During these trips Li had told us some of his stories from those times - of having to leave Phnom Penh with only hours notice, hiding with relatives and being betrayed by neighbours, returning to the family home after the fall of the regime and finding it claimed by strangers with no way of proving their prior ownership. It was harrowing stuff and a reminder that all of this is living history for the adults still living here.
Our final stop was the Royal Palace which, after the intense experiences beforehand, was a bit of a disappointment. The palaces were big & grand but we'd seen lots of big, grand temples during our tour and a lot of the outbuildings in the palace grounds were closed or private. After a while I explained to Li that I'd find my own way back and took off to explore the rest of the grounds and the city streets on my own.
Unexpected t-shirt, Phnom Penh
Traditional band playing at the Royal Palace, Phnom Penh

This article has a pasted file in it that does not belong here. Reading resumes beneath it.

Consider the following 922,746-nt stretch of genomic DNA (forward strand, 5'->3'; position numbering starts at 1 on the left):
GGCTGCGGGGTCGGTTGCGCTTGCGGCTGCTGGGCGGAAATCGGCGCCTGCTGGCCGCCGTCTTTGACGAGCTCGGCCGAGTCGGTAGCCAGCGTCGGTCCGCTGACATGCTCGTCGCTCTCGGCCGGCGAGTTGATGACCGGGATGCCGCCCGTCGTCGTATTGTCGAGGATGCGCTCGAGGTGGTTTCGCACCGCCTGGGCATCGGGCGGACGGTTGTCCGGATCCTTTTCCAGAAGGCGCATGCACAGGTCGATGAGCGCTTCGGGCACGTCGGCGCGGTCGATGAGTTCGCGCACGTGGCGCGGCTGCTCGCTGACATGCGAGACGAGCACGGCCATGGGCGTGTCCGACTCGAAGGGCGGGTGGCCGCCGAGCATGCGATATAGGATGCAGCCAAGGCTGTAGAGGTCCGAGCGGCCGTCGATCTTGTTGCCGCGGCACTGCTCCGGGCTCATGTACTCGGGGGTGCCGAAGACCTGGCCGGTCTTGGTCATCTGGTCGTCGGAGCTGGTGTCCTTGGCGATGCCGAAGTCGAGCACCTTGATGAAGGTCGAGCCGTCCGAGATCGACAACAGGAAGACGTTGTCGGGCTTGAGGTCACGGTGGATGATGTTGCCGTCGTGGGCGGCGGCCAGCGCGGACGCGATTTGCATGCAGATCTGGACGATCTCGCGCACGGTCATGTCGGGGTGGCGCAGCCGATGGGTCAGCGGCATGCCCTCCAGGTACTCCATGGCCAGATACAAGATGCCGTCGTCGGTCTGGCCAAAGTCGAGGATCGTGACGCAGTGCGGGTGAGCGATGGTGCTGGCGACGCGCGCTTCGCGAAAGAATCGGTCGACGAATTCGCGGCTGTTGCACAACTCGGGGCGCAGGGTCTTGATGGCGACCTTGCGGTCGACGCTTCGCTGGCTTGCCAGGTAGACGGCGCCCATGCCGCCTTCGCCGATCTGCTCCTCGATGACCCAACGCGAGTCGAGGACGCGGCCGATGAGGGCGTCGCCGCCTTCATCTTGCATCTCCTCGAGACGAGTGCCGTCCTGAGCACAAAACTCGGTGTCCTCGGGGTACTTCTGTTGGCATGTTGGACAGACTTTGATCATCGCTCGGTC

I thought I'd need some solitary contemplation after the day's horrors but instead I found myself engaging with the life of the city - checking out the fortune tellers (equipped with regular playing cards and using magnifying glasses for palm readings) and sellers of offerings (lotus flowers & incense for the shrines, small birds to be symbolically released), being elaborately blessed by a 'monk' (but leaving before I was asked for a 'donation', we'd been warned about this), soaking up the music at a small but very well attended shrine, and generally being part of the human throng rather than observing from outside. While chatting with a Lao woman one of the mysteries of the trip was explained - 'Nobody walks in town' she revealed, if you need to go anywhere you take a tuk-tuk. The impassable pavements and bemused expressions when a tuk-tuk offer was refused suddenly all made sense.